Market research is the process of gathering and analyzing information about the market, the customer, and the competition. This information is critical for understanding the market and the customer needs, and for developing effective marketing strategies and tactics.
Segmentation, targeting, and positioning are key concepts in marketing, and they help marketers to identify and focus on the customers and markets that are most likely to be profitable and successful. By segmenting the market, marketers can identify homogeneous groups of customers with similar needs and preferences, and they can develop tailored marketing strategies that are relevant and effective for these groups.
Setting marketing objectives is also important, because it provides a clear and measurable direction for the marketing efforts. By setting specific, measurable, attainable, relevant, and time-bound (SMART) objectives, marketers can ensure that their marketing efforts are focused and effective, and that they are contributing to the overall success of the company.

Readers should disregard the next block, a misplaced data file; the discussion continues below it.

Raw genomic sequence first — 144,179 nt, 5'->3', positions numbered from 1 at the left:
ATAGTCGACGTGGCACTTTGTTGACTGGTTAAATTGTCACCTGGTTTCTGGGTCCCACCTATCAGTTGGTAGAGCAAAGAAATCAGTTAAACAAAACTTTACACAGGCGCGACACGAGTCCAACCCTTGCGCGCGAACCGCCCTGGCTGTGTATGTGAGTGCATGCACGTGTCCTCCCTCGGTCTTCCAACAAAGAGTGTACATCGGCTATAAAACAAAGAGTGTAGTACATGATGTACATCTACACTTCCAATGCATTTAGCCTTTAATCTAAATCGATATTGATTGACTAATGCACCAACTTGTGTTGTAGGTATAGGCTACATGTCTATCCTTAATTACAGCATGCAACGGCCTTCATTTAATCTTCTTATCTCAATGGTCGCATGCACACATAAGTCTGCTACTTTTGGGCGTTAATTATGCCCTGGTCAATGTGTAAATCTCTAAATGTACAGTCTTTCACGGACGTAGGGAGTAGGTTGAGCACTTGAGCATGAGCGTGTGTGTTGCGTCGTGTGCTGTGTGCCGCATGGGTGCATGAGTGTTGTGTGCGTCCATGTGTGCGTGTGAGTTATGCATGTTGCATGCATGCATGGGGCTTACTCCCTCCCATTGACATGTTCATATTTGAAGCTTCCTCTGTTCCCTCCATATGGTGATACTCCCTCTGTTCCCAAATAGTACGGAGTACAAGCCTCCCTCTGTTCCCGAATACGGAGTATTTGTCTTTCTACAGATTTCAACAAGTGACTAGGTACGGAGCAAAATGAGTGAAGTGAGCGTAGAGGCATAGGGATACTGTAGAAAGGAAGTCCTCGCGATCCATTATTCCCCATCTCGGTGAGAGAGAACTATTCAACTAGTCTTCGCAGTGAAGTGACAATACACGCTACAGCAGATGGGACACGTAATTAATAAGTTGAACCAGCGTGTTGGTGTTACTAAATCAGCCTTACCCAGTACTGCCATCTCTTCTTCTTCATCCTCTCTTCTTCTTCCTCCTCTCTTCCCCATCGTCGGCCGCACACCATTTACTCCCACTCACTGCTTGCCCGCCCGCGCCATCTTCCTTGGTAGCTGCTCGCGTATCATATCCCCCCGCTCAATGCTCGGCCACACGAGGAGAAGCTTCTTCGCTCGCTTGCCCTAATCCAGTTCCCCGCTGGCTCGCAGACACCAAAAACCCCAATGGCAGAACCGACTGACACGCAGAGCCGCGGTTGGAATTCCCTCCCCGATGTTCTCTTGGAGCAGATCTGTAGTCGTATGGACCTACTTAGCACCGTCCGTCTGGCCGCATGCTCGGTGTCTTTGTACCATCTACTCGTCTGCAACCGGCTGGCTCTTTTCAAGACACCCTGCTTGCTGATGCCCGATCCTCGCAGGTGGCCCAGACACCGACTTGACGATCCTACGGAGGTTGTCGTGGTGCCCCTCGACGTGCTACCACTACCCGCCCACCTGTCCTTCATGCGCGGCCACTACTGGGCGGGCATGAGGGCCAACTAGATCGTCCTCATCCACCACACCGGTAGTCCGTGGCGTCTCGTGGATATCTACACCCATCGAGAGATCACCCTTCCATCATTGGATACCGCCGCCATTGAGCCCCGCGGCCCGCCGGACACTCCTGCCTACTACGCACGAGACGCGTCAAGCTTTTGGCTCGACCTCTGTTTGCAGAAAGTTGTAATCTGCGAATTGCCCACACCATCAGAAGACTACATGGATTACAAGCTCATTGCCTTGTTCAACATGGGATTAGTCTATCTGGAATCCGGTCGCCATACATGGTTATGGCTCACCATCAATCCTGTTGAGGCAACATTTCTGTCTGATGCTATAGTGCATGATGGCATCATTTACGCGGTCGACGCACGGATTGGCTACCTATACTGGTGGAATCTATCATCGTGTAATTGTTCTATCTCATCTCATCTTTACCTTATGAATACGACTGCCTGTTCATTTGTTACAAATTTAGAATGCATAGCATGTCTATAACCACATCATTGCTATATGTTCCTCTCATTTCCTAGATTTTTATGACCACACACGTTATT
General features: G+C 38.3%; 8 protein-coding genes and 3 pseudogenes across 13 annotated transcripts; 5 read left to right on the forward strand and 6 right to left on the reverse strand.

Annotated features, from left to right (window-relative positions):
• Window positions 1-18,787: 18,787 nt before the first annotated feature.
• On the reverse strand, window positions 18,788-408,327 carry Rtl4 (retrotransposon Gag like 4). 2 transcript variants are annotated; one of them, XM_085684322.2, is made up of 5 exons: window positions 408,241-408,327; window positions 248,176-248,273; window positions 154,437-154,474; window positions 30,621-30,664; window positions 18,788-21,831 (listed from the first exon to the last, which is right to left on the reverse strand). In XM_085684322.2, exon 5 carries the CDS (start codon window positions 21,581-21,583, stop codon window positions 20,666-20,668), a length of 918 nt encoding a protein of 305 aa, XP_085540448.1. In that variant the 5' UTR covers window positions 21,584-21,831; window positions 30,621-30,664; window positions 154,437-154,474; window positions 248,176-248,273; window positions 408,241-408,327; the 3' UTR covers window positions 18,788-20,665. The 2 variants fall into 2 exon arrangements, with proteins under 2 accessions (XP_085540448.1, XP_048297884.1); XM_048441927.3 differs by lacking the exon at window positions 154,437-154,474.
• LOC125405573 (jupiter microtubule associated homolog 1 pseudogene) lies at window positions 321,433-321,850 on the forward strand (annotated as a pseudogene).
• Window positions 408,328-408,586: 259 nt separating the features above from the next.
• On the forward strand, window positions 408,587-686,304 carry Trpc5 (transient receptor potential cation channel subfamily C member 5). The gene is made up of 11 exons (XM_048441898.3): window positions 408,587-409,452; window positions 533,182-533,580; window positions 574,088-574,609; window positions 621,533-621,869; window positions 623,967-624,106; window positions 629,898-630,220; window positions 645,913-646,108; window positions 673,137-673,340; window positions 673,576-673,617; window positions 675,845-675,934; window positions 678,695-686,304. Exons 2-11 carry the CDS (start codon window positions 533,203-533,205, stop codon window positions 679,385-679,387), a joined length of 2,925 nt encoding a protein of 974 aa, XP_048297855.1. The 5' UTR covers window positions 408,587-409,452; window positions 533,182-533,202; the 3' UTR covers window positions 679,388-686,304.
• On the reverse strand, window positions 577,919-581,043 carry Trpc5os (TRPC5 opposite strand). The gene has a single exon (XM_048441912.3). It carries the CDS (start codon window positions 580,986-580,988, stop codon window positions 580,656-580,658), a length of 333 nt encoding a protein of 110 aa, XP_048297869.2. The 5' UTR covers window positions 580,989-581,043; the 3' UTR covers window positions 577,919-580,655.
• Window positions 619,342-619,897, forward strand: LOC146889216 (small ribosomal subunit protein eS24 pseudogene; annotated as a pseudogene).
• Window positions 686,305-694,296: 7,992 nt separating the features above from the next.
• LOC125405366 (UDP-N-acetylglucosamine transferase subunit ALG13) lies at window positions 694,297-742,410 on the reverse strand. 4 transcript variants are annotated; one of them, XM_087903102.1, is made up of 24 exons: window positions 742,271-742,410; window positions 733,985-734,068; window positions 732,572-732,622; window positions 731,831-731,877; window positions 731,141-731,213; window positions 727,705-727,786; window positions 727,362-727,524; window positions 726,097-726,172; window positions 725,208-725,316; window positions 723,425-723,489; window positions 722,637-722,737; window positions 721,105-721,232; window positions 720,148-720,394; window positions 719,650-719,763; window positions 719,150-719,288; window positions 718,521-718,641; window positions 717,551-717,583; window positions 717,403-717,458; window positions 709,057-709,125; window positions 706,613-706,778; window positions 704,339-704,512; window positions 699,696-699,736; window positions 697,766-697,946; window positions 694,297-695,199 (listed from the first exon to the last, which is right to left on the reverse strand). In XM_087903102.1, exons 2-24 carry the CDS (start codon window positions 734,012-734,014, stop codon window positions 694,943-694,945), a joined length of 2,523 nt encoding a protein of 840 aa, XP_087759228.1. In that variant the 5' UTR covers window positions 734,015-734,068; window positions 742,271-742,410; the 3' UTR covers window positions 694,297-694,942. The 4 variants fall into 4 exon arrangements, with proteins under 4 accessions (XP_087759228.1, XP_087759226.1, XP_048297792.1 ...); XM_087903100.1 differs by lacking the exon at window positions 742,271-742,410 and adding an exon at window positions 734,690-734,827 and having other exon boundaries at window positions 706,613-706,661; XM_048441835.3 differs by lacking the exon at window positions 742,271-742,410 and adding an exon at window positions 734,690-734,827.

Finally, the 4P marketing mix is a framework that provides a holistic and integrated approach to marketing. The 4Ps – product, price, place, and promotion – represent the key elements of the marketing mix, and they provide a framework for developing and implementing marketing strategies and tactics. By using the 4P marketing mix, marketers can ensure that their marketing efforts are coordinated and effective, and that they are contributing to the overall success of the company.
Overall, marketing fundamentals are important to the modern marketer, because they provide a solid foundation for effective marketing. By focusing on these fundamentals, marketers can ensure that their marketing efforts are relevant, effective, and successful.